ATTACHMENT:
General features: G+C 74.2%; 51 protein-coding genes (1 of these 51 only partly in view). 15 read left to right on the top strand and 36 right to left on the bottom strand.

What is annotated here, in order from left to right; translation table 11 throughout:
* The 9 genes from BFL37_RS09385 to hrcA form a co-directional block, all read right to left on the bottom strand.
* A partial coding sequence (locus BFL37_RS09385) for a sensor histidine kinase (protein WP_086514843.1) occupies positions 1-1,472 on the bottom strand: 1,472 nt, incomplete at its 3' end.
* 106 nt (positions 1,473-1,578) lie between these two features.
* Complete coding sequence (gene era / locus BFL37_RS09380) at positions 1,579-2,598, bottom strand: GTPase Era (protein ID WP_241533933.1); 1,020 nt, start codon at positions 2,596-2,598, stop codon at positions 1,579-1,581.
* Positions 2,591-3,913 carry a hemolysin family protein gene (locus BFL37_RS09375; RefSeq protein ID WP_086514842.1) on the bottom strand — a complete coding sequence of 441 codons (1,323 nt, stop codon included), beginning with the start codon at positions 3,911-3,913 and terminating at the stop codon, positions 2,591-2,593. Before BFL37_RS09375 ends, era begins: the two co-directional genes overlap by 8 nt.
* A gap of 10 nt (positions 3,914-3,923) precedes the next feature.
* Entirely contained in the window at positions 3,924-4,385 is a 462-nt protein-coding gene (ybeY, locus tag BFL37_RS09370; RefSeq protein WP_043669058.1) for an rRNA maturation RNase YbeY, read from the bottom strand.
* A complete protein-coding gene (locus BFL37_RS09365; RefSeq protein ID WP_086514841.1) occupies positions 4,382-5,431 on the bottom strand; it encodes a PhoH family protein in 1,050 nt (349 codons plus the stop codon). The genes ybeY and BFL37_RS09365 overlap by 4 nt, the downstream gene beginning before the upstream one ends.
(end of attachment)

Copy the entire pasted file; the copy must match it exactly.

General features: G+C 74.2%; 51 protein-coding genes (1 of these 51 only partly in view). 15 read left to right on the top strand and 36 right to left on the bottom strand.

What is annotated here, in order from left to right; translation table 11 throughout:
* The 9 genes from BFL37_RS09385 to hrcA form a co-directional block, all read right to left on the bottom strand.
* A partial coding sequence (locus BFL37_RS09385) for a sensor histidine kinase (protein WP_086514843.1) occupies positions 1-1,472 on the bottom strand: 1,472 nt, incomplete at its 3' end.
* 106 nt (positions 1,473-1,578) lie between these two features.
* Complete coding sequence (gene era / locus BFL37_RS09380) at positions 1,579-2,598, bottom strand: GTPase Era (protein ID WP_241533933.1); 1,020 nt, start codon at positions 2,596-2,598, stop codon at positions 1,579-1,581.
* Positions 2,591-3,913 carry a hemolysin family protein gene (locus BFL37_RS09375; RefSeq protein ID WP_086514842.1) on the bottom strand — a complete coding sequence of 441 codons (1,323 nt, stop codon included), beginning with the start codon at positions 3,911-3,913 and terminating at the stop codon, positions 2,591-2,593. Before BFL37_RS09375 ends, era begins: the two co-directional genes overlap by 8 nt.
* A gap of 10 nt (positions 3,914-3,923) precedes the next feature.
* Entirely contained in the window at positions 3,924-4,385 is a 462-nt protein-coding gene (ybeY, locus tag BFL37_RS09370; RefSeq protein WP_043669058.1) for an rRNA maturation RNase YbeY, read from the bottom strand.
* A complete protein-coding gene (locus BFL37_RS09365; RefSeq protein ID WP_086514841.1) occupies positions 4,382-5,431 on the bottom strand; it encodes a PhoH family protein in 1,050 nt (349 codons plus the stop codon). The genes ybeY and BFL37_RS09365 overlap by 4 nt, the downstream gene beginning before the upstream one ends.